Here at Gaslight, we structure our teams very intentionally. Typically you’ll find one designer, two developers — sometimes you’ll find two designers, two developers, sometimes one designer four developers. While each team makeup is dependent on project needs, one thing is always present: a team lead. Now, you may be wondering, “Well, what the heck is that?” And you wouldn’t be crazy for asking; I asked the same thing when I started a little over a year ago. Luckily, that’s what I’m here to tell you. During my time at Gaslight, my understanding of a team lead has evolved dramatically. And in order to best explain how I’ve come to understand the role, I’d like to start at the beginning. Well, my beginning.
Started from the bottom, now we ‘ere.
When I started at Gaslight we had a lot of people who were really good at being a team lead, but no clear definition of what it meant to do so. Everyone had their own definition of the role and, while there was some overlap, those definitions differed quite a bit. Granted, I didn’t survey all of my co-workers for their respective definitions, but of the definitions I heard, the underlying theme was that team lead didn’t have a significant, distinct role within the team. You’d hear people explain team lead as the ‘point person’ for the client. Someone the client could reach out to with questions or concerns, or place responsibility on for what was happening with the project. Some people explained it as the person responsible for communicating with the client and scheduling the meetings. Really, I came to know the role as mostly a facade to help ease the client’s mind. I was wrong.
As I said, my understanding of the role has evolved. That evolution began when I started on my first project as the sole designer, ComputerEase. They’re pretty great. The project started with Doug as our team lead, who is a developer and co-founder here at Gaslight — he’s pretty great, too. About halfway through the engagement, Doug was needed for another project, which left us needing a team lead. I was fortunate enough to step into the role, and into one of the best learning experiences of my career. Our pretty-great-client-and-team-lead combo set us up for success, which really allowed me to focus on what it means to be a team lead without the distractions of fighting fires along the way. From that experience, I distilled the responsibilities of team lead into four areas.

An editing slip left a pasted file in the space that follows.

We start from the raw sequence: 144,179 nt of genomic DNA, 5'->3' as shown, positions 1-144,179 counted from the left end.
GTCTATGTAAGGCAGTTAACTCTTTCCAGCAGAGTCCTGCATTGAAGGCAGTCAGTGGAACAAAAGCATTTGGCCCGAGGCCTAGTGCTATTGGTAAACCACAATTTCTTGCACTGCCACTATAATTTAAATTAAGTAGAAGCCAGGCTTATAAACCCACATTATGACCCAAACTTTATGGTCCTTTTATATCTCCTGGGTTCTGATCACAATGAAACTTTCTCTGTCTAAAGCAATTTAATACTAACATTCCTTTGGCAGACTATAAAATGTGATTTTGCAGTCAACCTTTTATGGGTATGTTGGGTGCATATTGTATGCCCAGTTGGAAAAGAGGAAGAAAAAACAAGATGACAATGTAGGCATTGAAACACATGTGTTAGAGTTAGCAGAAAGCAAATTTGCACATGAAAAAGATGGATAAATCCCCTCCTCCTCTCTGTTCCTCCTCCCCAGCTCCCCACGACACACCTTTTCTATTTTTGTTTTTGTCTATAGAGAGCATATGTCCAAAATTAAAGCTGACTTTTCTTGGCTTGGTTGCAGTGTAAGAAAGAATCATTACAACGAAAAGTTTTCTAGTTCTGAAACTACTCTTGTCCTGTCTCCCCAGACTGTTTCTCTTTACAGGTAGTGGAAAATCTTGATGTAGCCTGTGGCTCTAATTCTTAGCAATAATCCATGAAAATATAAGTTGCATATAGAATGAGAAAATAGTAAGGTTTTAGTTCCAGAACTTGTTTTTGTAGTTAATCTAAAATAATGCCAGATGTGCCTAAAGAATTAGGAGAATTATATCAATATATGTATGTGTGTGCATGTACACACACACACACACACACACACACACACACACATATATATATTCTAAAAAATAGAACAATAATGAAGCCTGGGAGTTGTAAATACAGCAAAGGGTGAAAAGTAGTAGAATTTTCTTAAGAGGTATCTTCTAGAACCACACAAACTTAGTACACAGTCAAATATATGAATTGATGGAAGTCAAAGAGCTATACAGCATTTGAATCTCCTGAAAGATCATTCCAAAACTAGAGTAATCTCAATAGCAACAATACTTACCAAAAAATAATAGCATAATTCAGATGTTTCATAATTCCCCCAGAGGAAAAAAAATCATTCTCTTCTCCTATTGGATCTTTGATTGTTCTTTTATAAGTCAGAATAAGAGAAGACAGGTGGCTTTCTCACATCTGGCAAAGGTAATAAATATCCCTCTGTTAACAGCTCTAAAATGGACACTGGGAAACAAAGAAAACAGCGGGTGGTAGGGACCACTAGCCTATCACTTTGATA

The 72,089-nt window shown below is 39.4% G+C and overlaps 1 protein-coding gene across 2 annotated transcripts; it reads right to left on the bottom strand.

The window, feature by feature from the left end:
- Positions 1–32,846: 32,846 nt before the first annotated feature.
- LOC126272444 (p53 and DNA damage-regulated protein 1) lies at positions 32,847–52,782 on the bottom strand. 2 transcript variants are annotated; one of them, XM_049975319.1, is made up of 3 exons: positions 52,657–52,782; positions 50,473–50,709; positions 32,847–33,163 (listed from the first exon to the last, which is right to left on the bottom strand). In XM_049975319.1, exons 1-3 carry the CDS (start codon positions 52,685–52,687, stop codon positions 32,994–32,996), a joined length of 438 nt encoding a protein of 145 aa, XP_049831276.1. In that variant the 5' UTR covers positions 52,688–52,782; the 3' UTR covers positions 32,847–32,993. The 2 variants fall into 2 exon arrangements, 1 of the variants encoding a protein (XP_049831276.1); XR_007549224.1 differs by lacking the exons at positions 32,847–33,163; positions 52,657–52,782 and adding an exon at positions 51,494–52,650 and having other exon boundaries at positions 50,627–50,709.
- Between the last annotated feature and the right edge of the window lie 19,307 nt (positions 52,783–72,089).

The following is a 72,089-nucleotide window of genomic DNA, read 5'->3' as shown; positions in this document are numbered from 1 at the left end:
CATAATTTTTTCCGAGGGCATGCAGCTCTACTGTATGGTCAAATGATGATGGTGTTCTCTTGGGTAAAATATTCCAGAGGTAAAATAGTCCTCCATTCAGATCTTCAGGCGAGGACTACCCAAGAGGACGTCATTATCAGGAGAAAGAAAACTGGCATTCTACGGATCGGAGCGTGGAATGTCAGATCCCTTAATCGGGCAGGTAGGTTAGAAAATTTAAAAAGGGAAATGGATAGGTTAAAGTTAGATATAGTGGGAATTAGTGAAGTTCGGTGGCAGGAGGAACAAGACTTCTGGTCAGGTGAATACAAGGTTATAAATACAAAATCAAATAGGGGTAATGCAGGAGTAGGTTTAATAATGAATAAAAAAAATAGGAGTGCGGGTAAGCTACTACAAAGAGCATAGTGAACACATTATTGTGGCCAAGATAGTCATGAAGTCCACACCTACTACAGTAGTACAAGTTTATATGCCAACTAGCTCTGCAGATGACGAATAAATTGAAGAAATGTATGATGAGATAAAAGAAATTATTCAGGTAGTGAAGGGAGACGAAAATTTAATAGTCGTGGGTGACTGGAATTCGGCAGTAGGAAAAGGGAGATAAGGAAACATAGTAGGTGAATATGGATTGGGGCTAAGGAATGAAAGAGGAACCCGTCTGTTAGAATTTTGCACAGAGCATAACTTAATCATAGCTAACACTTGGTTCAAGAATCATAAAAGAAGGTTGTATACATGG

1. Shared understanding
Shared understanding is something that we Gaslighters find invaluable. It’s about making sure that everyone is on the same page as far as goals, strategies, features, context, etc. You name it, we want to understand it at the same level as each other and our clients. It mitigates risk and keeps everyone happy and feeling good. But, for a team lead, it isn’t about shared understanding as a thing. It’s about facilitating it. It’s about asking the ‘dumb’ questions so that others feel comfortable to do the same. It’s about sharing your own understanding to make sure that it matches everyone else’s. And it’s about ensuring everyone feels comfortable at the end of every conversation.
2. Setting and reaching goals
Setting and reaching goals is a vital part of a successful project. We need to really dive into the ‘why’ of each project and build a shared understanding around it. And from that, we need to keep our goals at the forefront of everyone’s minds. It’s far too easy to get lost in the weeds and lose sight of what we’re really trying to accomplish. As team lead, make connections between what’s being done at a feature level and the goals and then make those connections visible. We have to keep an aerial view of the project to make sure that we don’t wander off track.
3. Maintaining focus
Building on the previous, we need to maintain focus. While we certainly need to keep an aerial view of our projects at all times, we also don’t need to know all the things, all at once. We need to keep our goals and our plans in mind, but we need to prioritize and focus on one thing at a time. “We don’t care about that yet,” is a common phrase you’ll hear during our project planning sessions. Trying to consider too many things at once only degrades our shared understanding and slows down our throughput — ain’t nobody got time for that.
Speaking of focusing on one thing at a time — making sure that we keep our focus on the right thing and not just anything is incredibly important. Prioritization is done through two filters: business goals and user goals. As a project team, we’ve been hired to help our clients reach their business goals, so we help our clients decide which features are going to get us there fastest. As designers and developers, we are advocates for our users and our top priority is building what’s best for them, while also reaching our client’s business goals.
We’ve come full circle
After the ComputerEase project ended, I started to organize my thoughts and learnings on what it means to be a team and reflecting on my previous understanding. I quickly realized that the team lead role is the furthest thing from a facade for the client’s benefit, but I also realized that I wasn’t completely off base, either. The role of team lead doesn’t have unique responsibilities: a team lead is just a really good Gaslighter. Everyone on the team is capable, encouraged and empowered to facilitate shared understanding, to remind the team of our goals and to keep us focused on the right things. The distinction comes in that the team lead is held accountable. It’s the responsibility of the team lead to make sure that those conversations happen, whether they’re leading them or not.